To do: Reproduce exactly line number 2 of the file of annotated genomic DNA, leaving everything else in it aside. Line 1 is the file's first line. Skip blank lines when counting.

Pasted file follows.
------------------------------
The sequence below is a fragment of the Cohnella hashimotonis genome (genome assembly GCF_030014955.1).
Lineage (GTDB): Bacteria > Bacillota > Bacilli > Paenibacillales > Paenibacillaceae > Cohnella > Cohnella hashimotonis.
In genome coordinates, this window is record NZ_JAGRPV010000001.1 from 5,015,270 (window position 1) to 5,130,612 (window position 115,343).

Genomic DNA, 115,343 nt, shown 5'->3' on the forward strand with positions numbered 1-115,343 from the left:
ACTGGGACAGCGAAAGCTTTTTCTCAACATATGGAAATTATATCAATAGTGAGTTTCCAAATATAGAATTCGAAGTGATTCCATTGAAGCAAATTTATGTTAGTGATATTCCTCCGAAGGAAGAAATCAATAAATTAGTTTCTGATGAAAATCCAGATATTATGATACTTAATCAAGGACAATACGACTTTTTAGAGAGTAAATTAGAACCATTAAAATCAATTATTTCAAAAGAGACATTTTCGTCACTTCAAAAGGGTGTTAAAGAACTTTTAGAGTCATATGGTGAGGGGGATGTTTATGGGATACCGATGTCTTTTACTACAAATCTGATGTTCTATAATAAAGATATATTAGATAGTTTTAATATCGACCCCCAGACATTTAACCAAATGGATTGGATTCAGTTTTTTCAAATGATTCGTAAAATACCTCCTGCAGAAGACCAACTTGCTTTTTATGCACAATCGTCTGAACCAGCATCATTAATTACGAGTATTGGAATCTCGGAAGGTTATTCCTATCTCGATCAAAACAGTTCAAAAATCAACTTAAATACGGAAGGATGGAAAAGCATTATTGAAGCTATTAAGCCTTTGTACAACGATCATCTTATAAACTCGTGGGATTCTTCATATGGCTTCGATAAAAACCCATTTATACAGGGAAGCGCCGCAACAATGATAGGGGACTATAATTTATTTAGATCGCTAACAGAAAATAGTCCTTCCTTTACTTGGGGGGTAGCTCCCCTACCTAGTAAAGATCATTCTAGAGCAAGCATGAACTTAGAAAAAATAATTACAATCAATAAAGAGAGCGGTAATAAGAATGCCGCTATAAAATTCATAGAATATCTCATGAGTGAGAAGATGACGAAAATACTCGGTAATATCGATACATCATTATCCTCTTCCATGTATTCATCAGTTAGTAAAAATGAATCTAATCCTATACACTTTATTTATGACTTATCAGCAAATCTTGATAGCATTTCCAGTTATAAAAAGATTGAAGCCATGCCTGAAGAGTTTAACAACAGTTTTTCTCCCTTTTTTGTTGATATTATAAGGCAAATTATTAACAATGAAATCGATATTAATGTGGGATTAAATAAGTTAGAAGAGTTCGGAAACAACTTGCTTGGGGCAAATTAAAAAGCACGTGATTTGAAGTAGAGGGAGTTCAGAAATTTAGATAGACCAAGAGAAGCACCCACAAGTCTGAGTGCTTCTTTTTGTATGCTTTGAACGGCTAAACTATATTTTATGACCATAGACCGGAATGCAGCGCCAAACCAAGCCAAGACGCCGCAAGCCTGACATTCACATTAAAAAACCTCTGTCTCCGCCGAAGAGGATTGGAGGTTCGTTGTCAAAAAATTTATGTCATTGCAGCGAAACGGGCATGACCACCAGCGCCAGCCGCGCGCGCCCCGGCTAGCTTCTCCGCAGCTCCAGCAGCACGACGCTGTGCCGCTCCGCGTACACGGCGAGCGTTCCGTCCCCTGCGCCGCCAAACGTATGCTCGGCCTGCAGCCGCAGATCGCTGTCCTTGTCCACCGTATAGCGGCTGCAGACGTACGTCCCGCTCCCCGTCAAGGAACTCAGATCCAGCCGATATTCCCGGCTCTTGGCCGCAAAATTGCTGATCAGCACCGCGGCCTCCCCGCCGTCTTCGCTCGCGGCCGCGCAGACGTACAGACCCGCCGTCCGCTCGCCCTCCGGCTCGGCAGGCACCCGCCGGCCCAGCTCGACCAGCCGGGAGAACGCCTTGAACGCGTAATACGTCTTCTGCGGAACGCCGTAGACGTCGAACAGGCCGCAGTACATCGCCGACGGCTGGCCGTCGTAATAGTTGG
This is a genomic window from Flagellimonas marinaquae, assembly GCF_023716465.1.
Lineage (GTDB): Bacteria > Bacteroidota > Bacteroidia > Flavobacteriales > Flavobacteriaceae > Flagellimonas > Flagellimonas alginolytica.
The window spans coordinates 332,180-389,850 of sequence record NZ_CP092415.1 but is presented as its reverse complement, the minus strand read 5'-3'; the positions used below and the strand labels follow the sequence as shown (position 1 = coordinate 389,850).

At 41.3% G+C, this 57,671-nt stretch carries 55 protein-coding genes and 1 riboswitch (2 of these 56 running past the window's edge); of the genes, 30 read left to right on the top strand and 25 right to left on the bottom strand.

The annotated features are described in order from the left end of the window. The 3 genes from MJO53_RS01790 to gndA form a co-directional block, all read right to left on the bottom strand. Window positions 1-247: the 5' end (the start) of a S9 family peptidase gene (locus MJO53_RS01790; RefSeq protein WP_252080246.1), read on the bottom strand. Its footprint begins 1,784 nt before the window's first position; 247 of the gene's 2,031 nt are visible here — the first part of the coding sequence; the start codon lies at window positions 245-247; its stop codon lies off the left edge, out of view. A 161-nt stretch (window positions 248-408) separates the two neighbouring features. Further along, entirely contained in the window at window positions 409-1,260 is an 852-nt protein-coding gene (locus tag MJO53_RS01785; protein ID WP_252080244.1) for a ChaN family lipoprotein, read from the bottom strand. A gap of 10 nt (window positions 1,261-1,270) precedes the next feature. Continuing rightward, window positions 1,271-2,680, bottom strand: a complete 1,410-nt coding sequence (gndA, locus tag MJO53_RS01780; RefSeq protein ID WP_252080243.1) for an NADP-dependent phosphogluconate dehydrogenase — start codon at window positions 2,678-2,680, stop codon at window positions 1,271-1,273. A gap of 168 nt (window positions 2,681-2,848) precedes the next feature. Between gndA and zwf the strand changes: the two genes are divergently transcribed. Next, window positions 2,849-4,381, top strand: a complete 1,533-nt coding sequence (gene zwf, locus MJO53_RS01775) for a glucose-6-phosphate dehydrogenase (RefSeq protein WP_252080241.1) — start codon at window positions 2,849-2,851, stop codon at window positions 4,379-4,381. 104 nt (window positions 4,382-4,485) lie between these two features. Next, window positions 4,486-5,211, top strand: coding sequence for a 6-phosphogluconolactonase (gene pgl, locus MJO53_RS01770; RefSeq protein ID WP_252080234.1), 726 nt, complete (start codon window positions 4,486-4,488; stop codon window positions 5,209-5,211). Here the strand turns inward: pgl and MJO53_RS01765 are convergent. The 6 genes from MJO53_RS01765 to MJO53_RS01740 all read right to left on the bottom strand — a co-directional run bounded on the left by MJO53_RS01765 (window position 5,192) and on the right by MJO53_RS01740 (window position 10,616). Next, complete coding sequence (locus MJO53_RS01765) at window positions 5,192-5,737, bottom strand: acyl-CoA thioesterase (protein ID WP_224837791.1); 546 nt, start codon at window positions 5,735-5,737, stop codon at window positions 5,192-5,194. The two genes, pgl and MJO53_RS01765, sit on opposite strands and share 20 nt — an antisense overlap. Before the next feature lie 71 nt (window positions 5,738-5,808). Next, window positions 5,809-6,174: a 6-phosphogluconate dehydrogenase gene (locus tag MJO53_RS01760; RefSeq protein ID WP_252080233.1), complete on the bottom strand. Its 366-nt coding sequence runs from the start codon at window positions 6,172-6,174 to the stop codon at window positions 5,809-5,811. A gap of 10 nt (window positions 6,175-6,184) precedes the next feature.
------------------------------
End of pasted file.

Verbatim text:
Lineage (GTDB): Bacteria > Bacillota > Bacilli > Paenibacillales > Paenibacillaceae > Cohnella > Cohnella hashimotonis.